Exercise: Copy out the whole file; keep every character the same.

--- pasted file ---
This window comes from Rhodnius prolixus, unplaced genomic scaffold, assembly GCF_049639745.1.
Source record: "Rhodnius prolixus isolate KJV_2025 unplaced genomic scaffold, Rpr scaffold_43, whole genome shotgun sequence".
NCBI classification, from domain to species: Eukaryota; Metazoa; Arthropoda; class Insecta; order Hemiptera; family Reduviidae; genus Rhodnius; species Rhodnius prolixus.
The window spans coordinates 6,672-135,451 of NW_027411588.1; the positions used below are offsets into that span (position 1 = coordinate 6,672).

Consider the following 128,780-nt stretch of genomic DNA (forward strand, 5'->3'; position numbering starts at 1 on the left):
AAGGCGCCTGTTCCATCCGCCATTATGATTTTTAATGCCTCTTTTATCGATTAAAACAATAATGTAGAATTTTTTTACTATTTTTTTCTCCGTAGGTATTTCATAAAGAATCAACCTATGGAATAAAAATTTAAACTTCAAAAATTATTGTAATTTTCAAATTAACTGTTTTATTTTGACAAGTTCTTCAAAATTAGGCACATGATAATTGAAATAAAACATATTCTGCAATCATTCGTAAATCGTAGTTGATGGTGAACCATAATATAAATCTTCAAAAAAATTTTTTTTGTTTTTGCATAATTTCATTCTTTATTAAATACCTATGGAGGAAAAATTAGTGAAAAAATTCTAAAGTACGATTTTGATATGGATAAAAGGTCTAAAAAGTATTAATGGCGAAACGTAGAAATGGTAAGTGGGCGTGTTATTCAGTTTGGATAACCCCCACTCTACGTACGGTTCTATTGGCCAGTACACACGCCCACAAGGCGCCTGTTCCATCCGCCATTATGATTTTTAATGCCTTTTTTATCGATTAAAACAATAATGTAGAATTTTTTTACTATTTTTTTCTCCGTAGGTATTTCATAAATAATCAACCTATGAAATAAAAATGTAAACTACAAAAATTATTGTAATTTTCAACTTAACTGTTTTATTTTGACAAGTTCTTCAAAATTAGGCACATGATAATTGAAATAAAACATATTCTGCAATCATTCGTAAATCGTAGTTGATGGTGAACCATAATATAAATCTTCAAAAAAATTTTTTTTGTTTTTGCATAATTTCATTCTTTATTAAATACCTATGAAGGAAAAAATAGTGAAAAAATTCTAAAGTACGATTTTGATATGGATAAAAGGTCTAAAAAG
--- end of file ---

This window comes from Rhodnius prolixus, unplaced genomic scaffold, assembly GCF_049639745.1.
Source record: "Rhodnius prolixus isolate KJV_2025 unplaced genomic scaffold, Rpr scaffold_43, whole genome shotgun sequence".
NCBI classification, from domain to species: Eukaryota; Metazoa; Arthropoda; class Insecta; order Hemiptera; family Reduviidae; genus Rhodnius; species Rhodnius prolixus.
The window spans coordinates 6,672-135,451 of NW_027411588.1; the positions used below are offsets into that span (position 1 = coordinate 6,672).

Consider the following 128,780-nt stretch of genomic DNA (forward strand, 5'->3'; position numbering starts at 1 on the left):
AAGGCGCCTGTTCCATCCGCCATTATGATTTTTAATGCCTCTTTTATCGATTAAAACAATAATGTAGAATTTTTTTACTATTTTTTTCTCCGTAGGTATTTCATAAAGAATCAACCTATGGAATAAAAATTTAAACTTCAAAAATTATTGTAATTTTCAAATTAACTGTTTTATTTTGACAAGTTCTTCAAAATTAGGCACATGATAATTGAAATAAAACATATTCTGCAATCATTCGTAAATCGTAGTTGATGGTGAACCATAATATAAATCTTCAAAAAAATTTTTTTTGTTTTTGCATAATTTCATTCTTTATTAAATACCTATGGAGGAAAAATTAGTGAAAAAATTCTAAAGTACGATTTTGATATGGATAAAAGGTCTAAAAAGTATTAATGGCGAAACGTAGAAATGGTAAGTGGGCGTGTTATTCAGTTTGGATAACCCCCACTCTACGTACGGTTCTATTGGCCAGTACACACGCCCACAAGGCGCCTGTTCCATCCGCCATTATGATTTTTAATGCCTTTTTTATCGATTAAAACAATAATGTAGAATTTTTTTACTATTTTTTTCTCCGTAGGTATTTCATAAATAATCAACCTATGAAATAAAAATGTAAACTACAAAAATTATTGTAATTTTCAACTTAACTGTTTTATTTTGACAAGTTCTTCAAAATTAGGCACATGATAATTGAAATAAAACATATTCTGCAATCATTCGTAAATCGTAGTTGATGGTGAACCATAATATAAATCTTCAAAAAAATTTTTTTTGTTTTTGCATAATTTCATTCTTTATTAAATACCTATGAAGGAAAAAATAGTGAAAAAATTCTAAAGTACGATTTTGATATGGATAAAAGGTCTAAAAAG